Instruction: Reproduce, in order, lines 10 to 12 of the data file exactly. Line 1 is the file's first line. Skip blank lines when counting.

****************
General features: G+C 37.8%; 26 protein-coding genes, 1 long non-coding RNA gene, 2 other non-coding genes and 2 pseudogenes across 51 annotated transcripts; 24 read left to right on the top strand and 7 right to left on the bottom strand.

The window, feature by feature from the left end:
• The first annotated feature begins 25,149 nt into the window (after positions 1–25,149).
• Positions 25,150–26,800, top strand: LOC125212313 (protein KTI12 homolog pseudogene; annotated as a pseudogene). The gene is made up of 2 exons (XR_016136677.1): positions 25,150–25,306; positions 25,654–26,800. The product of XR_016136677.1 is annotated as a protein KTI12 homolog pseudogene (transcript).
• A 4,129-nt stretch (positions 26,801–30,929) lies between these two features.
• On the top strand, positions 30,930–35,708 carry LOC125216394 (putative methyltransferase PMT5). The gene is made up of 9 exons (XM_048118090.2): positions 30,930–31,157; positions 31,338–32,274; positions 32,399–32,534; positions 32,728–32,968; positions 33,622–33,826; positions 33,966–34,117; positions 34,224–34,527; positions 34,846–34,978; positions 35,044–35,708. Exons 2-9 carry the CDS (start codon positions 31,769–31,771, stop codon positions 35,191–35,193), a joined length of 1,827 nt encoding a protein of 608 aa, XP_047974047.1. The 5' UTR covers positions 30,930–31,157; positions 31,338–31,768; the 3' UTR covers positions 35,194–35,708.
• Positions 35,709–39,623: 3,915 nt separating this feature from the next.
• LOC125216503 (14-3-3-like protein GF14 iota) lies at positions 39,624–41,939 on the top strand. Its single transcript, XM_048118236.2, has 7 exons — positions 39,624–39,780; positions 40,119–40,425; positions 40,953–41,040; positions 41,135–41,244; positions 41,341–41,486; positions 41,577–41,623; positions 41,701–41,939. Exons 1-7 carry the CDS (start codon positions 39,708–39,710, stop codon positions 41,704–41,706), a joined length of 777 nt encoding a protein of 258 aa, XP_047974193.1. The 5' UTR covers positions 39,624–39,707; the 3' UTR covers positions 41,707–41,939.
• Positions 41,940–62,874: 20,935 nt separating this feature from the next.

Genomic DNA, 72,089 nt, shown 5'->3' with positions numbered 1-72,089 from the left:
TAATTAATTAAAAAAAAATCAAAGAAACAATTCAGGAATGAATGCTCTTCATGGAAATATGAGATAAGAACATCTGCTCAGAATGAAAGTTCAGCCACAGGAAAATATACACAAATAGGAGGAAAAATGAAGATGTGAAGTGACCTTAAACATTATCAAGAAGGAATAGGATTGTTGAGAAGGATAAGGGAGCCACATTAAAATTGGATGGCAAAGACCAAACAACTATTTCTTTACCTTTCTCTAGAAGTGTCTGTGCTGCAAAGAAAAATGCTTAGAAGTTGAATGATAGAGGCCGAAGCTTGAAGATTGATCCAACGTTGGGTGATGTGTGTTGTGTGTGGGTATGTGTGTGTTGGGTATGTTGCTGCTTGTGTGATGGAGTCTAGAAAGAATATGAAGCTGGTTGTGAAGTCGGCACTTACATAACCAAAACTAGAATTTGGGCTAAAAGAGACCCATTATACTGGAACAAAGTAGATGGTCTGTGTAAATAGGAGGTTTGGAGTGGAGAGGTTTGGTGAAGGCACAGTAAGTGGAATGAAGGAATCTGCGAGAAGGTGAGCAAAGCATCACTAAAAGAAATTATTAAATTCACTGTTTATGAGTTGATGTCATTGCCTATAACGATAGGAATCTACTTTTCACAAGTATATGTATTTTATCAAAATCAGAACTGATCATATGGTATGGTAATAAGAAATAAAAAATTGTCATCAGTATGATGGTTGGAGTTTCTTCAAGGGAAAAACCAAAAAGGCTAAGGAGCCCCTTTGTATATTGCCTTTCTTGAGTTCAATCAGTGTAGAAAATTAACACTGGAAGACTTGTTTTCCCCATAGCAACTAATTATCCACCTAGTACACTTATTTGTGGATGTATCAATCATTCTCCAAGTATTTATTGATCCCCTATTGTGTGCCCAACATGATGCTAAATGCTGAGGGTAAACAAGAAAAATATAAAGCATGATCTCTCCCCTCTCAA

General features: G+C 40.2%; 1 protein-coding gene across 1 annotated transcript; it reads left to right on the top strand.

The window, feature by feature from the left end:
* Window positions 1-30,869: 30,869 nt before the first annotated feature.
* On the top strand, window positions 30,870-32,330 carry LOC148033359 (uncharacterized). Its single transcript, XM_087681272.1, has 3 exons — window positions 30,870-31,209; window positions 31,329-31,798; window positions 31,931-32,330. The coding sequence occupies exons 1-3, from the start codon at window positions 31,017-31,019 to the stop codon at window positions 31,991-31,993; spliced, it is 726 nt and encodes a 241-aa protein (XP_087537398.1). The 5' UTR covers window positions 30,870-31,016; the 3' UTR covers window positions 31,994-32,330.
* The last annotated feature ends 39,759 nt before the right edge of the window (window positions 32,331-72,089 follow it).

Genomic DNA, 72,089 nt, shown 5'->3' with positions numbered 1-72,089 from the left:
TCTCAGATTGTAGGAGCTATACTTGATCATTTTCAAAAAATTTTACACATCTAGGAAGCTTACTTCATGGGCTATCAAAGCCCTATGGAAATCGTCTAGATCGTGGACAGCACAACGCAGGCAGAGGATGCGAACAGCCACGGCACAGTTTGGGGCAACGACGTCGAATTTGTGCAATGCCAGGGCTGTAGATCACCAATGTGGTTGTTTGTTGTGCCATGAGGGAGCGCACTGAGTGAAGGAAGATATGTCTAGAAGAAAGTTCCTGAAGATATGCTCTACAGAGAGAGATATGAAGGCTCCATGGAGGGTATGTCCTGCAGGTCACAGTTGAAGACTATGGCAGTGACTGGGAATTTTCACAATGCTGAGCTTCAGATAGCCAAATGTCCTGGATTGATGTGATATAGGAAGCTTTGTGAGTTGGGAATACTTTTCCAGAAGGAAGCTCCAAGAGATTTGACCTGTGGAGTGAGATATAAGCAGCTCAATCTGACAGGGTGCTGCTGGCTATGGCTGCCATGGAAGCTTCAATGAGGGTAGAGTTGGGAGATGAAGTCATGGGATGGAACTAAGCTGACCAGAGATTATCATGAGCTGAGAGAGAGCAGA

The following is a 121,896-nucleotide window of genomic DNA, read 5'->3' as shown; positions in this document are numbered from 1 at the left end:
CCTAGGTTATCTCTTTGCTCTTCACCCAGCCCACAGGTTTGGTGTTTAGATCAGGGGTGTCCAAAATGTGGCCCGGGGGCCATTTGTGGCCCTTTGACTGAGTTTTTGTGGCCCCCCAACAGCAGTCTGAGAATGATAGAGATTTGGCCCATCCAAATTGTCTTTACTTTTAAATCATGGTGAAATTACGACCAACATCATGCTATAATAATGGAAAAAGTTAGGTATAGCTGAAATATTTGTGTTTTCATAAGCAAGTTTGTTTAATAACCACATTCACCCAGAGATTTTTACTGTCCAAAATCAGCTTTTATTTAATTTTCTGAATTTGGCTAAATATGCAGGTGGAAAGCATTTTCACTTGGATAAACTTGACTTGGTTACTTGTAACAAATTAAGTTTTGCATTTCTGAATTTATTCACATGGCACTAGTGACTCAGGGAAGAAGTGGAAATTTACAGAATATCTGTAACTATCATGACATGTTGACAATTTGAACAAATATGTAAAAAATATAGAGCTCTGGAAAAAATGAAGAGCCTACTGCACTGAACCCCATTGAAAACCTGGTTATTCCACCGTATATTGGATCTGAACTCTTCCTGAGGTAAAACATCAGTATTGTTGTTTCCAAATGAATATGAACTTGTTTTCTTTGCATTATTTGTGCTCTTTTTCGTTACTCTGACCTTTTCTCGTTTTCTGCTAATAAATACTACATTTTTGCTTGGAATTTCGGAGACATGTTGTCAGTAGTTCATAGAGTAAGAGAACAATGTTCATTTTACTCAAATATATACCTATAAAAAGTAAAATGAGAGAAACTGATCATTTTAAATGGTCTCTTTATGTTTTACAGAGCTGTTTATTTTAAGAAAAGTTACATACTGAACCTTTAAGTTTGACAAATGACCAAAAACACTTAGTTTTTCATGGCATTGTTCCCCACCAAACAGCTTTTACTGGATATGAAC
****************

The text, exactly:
Genomic DNA, 72,089 nt, shown 5'->3' with positions numbered 1-72,089 from the left:
TAATTAATTAAAAAAAAATCAAAGAAACAATTCAGGAATGAATGCTCTTCATGGAAATATGAGATAAGAACATCTGCTCAGAATGAAAGTTCAGCCACAGGAAAATATACACAAATAGGAGGAAAAATGAAGATGTGAAGTGACCTTAAACATTATCAAGAAGGAATAGGATTGTTGAGAAGGATAAGGGAGCCACATTAAAATTGGATGGCAAAGACCAAACAACTATTTCTTTACCTTTCTCTAGAAGTGTCTGTGCTGCAAAGAAAAATGCTTAGAAGTTGAATGATAGAGGCCGAAGCTTGAAGATTGATCCAACGTTGGGTGATGTGTGTTGTGTGTGGGTATGTGTGTGTTGGGTATGTTGCTGCTTGTGTGATGGAGTCTAGAAAGAATATGAAGCTGGTTGTGAAGTCGGCACTTACATAACCAAAACTAGAATTTGGGCTAAAAGAGACCCATTATACTGGAACAAAGTAGATGGTCTGTGTAAATAGGAGGTTTGGAGTGGAGAGGTTTGGTGAAGGCACAGTAAGTGGAATGAAGGAATCTGCGAGAAGGTGAGCAAAGCATCACTAAAAGAAATTATTAAATTCACTGTTTATGAGTTGATGTCATTGCCTATAACGATAGGAATCTACTTTTCACAAGTATATGTATTTTATCAAAATCAGAACTGATCATATGGTATGGTAATAAGAAATAAAAAATTGTCATCAGTATGATGGTTGGAGTTTCTTCAAGGGAAAAACCAAAAAGGCTAAGGAGCCCCTTTGTATATTGCCTTTCTTGAGTTCAATCAGTGTAGAAAATTAACACTGGAAGACTTGTTTTCCCCATAGCAACTAATTATCCACCTAGTACACTTATTTGTGGATGTATCAATCATTCTCCAAGTATTTATTGATCCCCTATTGTGTGCCCAACATGATGCTAAATGCTGAGGGTAAACAAGAAAAATATAAAGCATGATCTCTCCCCTCTCAA

General features: G+C 40.2%; 1 protein-coding gene across 1 annotated transcript; it reads left to right on the top strand.